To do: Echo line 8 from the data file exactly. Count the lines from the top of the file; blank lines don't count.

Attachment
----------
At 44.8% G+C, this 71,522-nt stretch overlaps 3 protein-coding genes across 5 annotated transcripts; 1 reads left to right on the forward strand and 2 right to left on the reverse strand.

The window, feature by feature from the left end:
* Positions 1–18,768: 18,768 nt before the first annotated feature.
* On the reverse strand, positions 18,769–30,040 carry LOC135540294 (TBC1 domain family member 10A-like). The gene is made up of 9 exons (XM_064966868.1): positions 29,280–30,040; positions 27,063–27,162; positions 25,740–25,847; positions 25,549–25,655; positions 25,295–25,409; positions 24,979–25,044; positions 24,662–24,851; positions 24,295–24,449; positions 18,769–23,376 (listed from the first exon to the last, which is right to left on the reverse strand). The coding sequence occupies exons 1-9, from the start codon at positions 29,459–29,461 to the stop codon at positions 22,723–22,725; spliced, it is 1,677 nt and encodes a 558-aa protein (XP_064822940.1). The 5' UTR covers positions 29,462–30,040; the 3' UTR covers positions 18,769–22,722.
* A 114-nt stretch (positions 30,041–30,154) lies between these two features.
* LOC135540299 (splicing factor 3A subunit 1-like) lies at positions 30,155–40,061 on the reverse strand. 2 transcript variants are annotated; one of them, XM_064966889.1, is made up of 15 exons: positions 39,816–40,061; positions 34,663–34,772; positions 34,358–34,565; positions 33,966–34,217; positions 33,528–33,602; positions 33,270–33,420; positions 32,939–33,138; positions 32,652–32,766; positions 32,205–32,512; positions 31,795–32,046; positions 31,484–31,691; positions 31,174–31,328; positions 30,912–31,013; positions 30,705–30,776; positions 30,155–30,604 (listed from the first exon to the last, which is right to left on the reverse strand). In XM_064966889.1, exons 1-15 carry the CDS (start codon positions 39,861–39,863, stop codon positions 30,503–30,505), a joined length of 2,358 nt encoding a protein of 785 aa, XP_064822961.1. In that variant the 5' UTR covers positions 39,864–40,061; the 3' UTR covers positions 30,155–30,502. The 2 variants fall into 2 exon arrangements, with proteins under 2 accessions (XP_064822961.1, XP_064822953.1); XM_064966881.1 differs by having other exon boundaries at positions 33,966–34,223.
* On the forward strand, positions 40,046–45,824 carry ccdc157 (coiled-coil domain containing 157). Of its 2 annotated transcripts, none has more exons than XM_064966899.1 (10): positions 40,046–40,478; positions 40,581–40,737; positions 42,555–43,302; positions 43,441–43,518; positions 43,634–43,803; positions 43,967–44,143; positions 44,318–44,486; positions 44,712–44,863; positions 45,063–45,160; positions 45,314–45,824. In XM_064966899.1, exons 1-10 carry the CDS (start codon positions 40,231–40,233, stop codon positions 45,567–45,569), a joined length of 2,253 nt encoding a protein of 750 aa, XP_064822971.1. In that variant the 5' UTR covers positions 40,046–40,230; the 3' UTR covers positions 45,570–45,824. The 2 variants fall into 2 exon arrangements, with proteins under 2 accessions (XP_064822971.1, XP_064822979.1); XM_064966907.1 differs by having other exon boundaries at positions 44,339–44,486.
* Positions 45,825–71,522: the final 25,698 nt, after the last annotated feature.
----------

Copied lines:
* Positions 45,825–71,522: the final 25,698 nt, after the last annotated feature.